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Housing First : What it is and Why the Data Tells us it is Effective

Housing First : What it is and Why the Data Tells us it is Effective

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Housing First : What it is and Why the Data Tells us it is Effective

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  1. Housing First: What it is and Why the Data Tells us it is Effective Zach Chartrand

  2. Housing First: What is it? • Housing First is an approach to providing housing to households experiencing homelessness without requiring them to prove preconditions, such as sobriety, engagement with treatment, or psychiatric stabilization. • An approach that focuses on housing stability, reduction in emergency services utilization, improved health outcomes, income acquisition and permanently ending cycle of homelessness • Supportive services are then offered to provide support for clients to maximize housing stability and prevent returns to homelessness. • “This is opposed to addressing predetermined treatment goals prior to permanent housing entry” (HUD, 2014)

  3. Housing First: Where it Began • In the 1990’s, a researcher by the name of Sam Tsembaris began to study the idea of providing housing to folks before having them meet the prerequisites that housing programs operated on (e.g. sobriety, psychiatric stabilization, engagement with treatment, etc.) • Many felt forcing people to prove these prerequisites was essentially making them “earn” permanent, affordable, and supportive housing. • In the beginning, Housing First was aimed at reducing barriers to housing entry, and providing housing to folks experiencing homelessness without prerequisites.

  4. Housing First: Where are We Now • Since the late 1990s and early 2000s, Housing First has developed into a “distinct approach to delivering permanent supportive services” • The services provided to folks in Housing First programs are informed by Harm Reduction, Trauma Informed Care, and Motivational Interviewing • Program or “project level policies and procedures that prevent lease violations and evictions” • E.g. Mutual lease terminations • A focus on prioritizing and serving the most vulnerable • Elderly, folks living with disabilities, etc. (HUD, 2014)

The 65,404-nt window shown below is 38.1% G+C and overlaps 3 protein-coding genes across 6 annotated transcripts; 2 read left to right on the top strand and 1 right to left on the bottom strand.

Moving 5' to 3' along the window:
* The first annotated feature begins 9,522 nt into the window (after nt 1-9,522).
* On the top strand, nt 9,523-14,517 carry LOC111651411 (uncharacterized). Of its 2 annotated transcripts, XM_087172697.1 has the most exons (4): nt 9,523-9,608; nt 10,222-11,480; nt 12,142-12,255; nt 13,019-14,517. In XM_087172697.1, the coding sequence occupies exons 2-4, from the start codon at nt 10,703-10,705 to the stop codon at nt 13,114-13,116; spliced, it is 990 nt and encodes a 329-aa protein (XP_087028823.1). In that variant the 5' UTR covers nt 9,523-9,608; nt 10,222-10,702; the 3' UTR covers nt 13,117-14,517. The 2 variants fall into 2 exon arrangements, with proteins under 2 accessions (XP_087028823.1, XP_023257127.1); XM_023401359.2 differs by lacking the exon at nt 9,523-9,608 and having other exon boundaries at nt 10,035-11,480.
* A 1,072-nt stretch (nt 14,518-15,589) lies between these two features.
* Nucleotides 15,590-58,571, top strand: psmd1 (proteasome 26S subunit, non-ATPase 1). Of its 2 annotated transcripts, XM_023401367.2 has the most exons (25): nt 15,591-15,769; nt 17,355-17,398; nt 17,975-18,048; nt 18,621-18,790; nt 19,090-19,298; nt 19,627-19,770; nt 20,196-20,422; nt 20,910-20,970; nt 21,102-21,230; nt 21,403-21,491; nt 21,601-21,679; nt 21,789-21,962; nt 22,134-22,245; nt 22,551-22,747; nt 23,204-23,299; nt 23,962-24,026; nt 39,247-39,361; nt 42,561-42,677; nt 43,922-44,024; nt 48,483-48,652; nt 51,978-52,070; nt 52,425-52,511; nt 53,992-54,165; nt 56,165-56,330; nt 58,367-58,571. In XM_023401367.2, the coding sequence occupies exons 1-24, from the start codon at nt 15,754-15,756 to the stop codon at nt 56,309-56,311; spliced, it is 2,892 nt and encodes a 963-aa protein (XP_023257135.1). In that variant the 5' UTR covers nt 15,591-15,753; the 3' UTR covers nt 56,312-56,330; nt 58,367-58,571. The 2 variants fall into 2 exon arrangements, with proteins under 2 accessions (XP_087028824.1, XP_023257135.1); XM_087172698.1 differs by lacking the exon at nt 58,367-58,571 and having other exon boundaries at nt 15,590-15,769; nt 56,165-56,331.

5. Housing First: Key Principles • Everyone is “Housing Ready” • Everyone’s journey transitioning from homelessness looks different, but everyone is ready for housing today • Immediate access to Safe and Affordable Housing • Everyone can achieve housing stability in permanent housing; their supports may just look different • “Right to determination, dignity, and respect” • Client choice is a large part of Housing First. Clients should have the dignity and determination to choose where they want to live in their community. • Improved quality of life, health, mental health, and employment can be achieved through housing • Social & Community Integration • Configuration of housing and services based on participants needs and preferences • Cost savings associated with housing retention • Housing First contributes to drastically reducing the public cost of services (health, mental health, substance abuse, emergency shelter, and incarceration) (HUD, 2014)